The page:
How do you maintain your enthusiasm in your industry?

Thanks to my ongoing recreational events, I am always witnessing an influx and defection of autistic children into and out of the group. Some families depart the events because their children are capable of mainstreaming with the general public after sufficient exposure to event venues, while others have remained in the group since its inception. Since autism is on the rise (1 in every 36 children born today has autism), I gain at least two to three new families per week into my ambassadors group. This steady stream of incoming families allows me to visit, observe and assist children all along the spectrum with their myriad needs to help get them where they need and long to go. I find autism fascinating in that no two children are ever alike ~ each has his/her own phobias, idiosyncrasies, intense passions, etc., so I revel in discovering those differences for each and every “ambassador.” Notably, since I don’t have any family living in my area, it’s always been crucial for my own well-being to have a sense of community. The ambassador families provide me with a close-knit family network, so as often as I’m told I’m “rescuing” them from loneliness, they are doing the same for me.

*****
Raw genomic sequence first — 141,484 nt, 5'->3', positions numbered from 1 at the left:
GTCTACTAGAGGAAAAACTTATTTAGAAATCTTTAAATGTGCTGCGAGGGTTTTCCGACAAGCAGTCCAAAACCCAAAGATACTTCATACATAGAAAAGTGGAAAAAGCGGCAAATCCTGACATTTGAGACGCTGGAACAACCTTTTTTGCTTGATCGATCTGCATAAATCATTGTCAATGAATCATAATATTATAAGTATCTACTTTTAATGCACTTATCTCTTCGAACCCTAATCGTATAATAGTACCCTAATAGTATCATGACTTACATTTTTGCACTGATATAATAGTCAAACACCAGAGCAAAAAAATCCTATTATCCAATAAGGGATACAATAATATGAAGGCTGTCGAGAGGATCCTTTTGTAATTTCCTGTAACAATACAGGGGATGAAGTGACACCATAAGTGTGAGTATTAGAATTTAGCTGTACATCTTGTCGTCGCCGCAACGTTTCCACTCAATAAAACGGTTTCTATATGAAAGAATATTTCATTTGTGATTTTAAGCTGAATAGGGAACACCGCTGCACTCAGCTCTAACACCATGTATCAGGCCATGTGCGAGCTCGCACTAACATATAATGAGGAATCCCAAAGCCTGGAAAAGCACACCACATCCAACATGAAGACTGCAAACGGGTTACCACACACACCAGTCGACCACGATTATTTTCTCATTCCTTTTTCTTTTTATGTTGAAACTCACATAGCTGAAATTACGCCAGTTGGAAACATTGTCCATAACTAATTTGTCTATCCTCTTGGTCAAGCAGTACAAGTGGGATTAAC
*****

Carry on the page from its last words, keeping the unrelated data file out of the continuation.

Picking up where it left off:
What is your favorite local business in D.C. or Logan Circle?

I have always loved “Story District” in D.C., which is a unique business that recruits both amateur and experienced people from the local population to rehearse, craft, and deliver dynamic stories on different monthly themes during a live show performance before hundreds of attendees. To me, public speaking is at its best when it’s a collaborative effort, and some of the most poignant, intimate and astounding stories have been revealed by total strangers who are willing to share a piece of their life in public.
Picture of Whitney Allenby

Whitney Allenby

Whitney Ellenby is a former US DOJ Disability Rights Attorney and author of the award-winning nonfiction book, Autism Uncensored: Pulling Back the Curtain (2018). She’s the proud mother of a 23-year-old son with autism and an autism expert who’s contributed to numerous media outlets including The Washington Post, Newsweek, The Boston Globe, and PBS NewsHour. Ellenby is also the founder of “Autism Ambassadors,” a philanthropic venture through which she provides exclusive recreational events for over 1,000 families in the DMV area. Ellenby was honored with a “Community Leader” award for her advocacy for the autism community of Maryland and was featured as a “Local Hero” by her MD Congressman.

Join us at TEDxLogan Circle 2024 to hear Whitney Ellenby's inspiring message and be part of the movement towards a more inclusive future.